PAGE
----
Because La Masia is free, the players it produces are also free.

This might seem like a moot point (and indeed to the Barcelona fan it is not a consideration at all), but to the savvy football fan it is important to consider. As Soccernomics points out, transfer expenditures are usually not the greatest financial concern for teams–it is salaries that often either limit the amount of talent a team can hold or drive a team hopelessly into debt. The Barcelona fan scoffs at Real Madrid’s bloated roster of overpaid superstars and laughs that their team only wins games because of the money that is poured into it. This same fan will then boast about how Barcelona produced all three finalists for the player of the year award, and that the world XI this year has 5 of their players. This fan will not see a conflict in these stances, because in the mind of the Barcelona fan, players who grew up in their system don’t count on the books. You should therefore never suggest that Barcelona’s roster is impossibly expensive to keep around, and could only exist in a system of debt-driven finances and TV revenue duopoly. Mentioning, for example, that the salaries of just 3 or 4 of Barca’s best players would sink clubs that aren’t blessed with enormous financial resources will likely only lead the Barca fan to respond “but those players are ours”. Attempting to restate your position might elicit a series of Youtube videos of Messi’s breathtaking footwork. “But…he’s ours!”

Hopefully you will find these tips helpful. It is imperative to note that understanding all the quirks of Barcelona fans is useless, however, if you don’t understand the simple overriding fact hinted at above: that these fans only enjoy their success if they believe it was not bought or paid for in any way. Let’s say, for example, that you are not bothered by the increasingly commercial aspect of the world game. You understand that a certain handful of teams have achieved a level of fame and fortune that assures that they will always be in the title hunt and never actually suffer calamity (bar the year or two per decade when one of them might suffer the indignity of playing the in the Europa League). Feeling a swell of pity for the Barca fan’s neurotic need to be seen as completely free of the influence of money and therefore superior to all others, you may feel a desire to assure one of them that they need not be so wrapped up in these trivial concerns. DO NOT DO THIS. The typical fan has invested so much pride in “the Barca way” that the trophies themselves are actually meaningless. Suggesting that the fan has plenty to be proud of for the style, success, and talent of their team, and that there’s no shame that it was built by having millions more dollars than their competitors, is a grave insult to the Barca fan, and will likely lead to ranting and insults directed at Real Madrid (who they will assume you support, even if you’re wearing your team’s jersey right in front of them).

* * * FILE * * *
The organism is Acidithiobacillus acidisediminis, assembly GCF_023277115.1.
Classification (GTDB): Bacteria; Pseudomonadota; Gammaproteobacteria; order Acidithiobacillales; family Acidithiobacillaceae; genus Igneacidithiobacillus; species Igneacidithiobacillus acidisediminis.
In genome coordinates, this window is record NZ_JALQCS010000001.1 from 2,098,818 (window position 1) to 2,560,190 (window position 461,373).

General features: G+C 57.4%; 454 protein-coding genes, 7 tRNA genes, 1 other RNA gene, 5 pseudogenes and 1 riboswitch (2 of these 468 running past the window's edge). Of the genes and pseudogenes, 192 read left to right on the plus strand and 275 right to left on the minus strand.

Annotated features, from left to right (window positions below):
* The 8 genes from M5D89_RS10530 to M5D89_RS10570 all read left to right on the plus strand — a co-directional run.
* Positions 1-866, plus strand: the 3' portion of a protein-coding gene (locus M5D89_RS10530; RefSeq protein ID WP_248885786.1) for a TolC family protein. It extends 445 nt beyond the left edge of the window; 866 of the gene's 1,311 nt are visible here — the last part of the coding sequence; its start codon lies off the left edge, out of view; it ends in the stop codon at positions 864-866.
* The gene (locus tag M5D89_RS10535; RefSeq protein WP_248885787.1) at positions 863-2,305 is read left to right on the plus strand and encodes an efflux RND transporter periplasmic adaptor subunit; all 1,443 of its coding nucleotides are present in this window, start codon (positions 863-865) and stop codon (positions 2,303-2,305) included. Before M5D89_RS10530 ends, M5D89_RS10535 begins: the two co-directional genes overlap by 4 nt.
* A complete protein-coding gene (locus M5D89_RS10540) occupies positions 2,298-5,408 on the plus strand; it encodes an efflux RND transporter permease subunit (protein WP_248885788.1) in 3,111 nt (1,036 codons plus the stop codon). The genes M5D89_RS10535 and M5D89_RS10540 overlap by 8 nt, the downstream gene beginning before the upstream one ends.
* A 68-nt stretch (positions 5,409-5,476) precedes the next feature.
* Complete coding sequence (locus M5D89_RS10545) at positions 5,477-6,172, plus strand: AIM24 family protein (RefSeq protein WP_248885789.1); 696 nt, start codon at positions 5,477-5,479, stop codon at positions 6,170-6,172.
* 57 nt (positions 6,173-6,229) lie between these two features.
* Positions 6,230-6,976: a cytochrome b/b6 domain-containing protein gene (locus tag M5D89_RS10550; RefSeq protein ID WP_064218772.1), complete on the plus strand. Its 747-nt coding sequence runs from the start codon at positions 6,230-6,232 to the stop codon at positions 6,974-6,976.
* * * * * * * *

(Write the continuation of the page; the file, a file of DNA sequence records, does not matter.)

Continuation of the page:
More to come in the future, including how Barca fans decide who they can claim as “theirs”, how Barca fans can believe they don’t spend a lot in the transfer market when they obviously do, what “more than a club” can and cannot mean, why a shirt sponsor matters until it doesn’t any more, why the Barca fan believes choosing to root for Barcelona is different than becoming a Yankees fan, and much, much more. Stay tuned!

El Clásico

30 Nov

“So m(o)uch Barça (…for so little Madrid)”

Iker wailed: “But… Offside!”

Xavi hugged a friend.

Real Madrid were all but undone after Xavi’s 9th minute goal, while Barça supporters were just getting cozy in their seats.  The only thing that could have been better than a 0-0 stalemate in this battle of La Liga’s twin evil halves was an absolute shellacking of the Real Madrid’s “chosen ones”.  Let’s face it: Real Madrid are more fun to watch in defeat than a lot of other teams are in victory.  After each of the five goals, as the cameras had finished with the hugs and highlights, the faces of the Mou Team were not unlike raindrops on roses. Shots of sad Christy Ronda are worth a thousand smiles.

Marca, in their once-a-year dog pile, reserved only two punches for anyone but their own.  One was delivered to Iturralde González who saw Cristiano challenged by Valdés for a divided ball.  He was not willing to barf straight through his whistle hole and make the call.  The second flailing left hook was for Piqué and the Barcelona fans who held up five fingers toward the end of the match.  “The Culés put on a show, but they enjoyed it too much,” is an entry-level Marca gripe.

Also present on the cover: Cristiano’s shove heard ’round the world of Guardiola, Florentino’s replacement for the injured Higuaín, and a hedgehog selling car insurance.

Move along, people.  Nothing to see here.